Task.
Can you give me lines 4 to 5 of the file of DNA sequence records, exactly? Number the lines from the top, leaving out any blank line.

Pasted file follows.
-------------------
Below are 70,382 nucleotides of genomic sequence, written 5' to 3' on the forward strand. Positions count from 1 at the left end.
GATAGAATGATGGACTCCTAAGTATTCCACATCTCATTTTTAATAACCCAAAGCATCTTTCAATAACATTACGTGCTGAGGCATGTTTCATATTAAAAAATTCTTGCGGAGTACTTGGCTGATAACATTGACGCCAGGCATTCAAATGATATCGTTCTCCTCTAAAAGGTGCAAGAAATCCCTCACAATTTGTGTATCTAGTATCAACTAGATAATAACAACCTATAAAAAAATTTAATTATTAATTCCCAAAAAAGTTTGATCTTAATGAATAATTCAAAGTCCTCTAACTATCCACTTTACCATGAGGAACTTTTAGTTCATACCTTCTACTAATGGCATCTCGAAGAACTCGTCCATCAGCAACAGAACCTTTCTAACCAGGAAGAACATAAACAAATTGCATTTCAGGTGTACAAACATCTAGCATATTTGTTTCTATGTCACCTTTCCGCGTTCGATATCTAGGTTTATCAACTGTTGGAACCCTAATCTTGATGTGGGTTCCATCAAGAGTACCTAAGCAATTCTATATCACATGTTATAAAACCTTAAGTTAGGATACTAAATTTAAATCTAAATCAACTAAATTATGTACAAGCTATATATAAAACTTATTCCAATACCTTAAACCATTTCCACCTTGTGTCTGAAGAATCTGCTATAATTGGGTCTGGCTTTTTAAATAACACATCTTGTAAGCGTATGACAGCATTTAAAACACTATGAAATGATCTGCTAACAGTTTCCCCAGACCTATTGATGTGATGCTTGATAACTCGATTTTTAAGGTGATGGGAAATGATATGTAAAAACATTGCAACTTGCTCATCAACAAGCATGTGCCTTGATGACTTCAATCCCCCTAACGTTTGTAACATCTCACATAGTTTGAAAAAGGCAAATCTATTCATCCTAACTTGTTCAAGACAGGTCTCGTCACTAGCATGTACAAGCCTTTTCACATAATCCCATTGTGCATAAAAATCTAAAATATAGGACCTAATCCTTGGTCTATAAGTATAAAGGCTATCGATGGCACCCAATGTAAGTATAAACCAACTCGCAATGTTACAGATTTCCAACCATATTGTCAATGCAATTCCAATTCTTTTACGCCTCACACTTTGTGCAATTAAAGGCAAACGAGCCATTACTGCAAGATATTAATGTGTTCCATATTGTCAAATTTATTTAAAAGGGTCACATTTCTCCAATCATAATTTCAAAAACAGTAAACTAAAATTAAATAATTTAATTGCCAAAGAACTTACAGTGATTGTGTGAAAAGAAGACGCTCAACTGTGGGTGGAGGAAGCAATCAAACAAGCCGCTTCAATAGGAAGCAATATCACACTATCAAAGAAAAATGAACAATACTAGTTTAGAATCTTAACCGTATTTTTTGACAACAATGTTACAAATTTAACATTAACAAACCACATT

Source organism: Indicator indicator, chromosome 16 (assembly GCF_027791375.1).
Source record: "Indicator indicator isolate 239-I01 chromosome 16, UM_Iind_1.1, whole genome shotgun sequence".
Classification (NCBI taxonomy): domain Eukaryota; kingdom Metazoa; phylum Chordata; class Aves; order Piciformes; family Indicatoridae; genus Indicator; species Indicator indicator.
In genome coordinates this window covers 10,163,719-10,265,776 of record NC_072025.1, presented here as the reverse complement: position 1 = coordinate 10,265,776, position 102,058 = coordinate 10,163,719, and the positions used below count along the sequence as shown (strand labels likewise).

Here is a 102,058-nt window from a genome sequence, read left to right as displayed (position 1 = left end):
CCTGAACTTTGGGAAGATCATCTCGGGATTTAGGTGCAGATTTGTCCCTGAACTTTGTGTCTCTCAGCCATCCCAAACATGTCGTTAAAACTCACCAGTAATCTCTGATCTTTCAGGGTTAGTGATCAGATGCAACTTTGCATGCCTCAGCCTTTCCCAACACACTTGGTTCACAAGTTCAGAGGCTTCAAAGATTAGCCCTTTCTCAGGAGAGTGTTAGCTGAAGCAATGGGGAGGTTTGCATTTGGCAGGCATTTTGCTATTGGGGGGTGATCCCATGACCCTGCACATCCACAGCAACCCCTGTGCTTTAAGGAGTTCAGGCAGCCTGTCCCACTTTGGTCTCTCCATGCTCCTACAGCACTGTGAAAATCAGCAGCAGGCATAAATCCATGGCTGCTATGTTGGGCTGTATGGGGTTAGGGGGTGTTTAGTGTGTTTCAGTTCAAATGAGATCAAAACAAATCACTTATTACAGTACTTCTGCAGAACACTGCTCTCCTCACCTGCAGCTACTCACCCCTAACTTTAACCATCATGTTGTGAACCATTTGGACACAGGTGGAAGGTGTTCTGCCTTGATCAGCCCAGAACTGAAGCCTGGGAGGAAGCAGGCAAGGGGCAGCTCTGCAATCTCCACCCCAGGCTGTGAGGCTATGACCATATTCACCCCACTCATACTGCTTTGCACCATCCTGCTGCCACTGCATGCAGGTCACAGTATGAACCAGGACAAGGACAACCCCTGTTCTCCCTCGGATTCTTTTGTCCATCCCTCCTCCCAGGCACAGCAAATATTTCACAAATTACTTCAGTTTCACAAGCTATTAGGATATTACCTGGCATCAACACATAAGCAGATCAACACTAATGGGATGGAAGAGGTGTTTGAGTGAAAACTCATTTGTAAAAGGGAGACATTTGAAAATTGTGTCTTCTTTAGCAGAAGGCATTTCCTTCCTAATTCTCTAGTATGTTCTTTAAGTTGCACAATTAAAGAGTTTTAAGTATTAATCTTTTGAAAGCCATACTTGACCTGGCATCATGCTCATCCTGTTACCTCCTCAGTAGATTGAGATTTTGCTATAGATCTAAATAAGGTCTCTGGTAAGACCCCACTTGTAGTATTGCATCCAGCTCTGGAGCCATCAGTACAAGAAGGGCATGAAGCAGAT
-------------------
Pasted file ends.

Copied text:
Source record: "Indicator indicator isolate 239-I01 chromosome 16, UM_Iind_1.1, whole genome shotgun sequence".
Classification (NCBI taxonomy): domain Eukaryota; kingdom Metazoa; phylum Chordata; class Aves; order Piciformes; family Indicatoridae; genus Indicator; species Indicator indicator.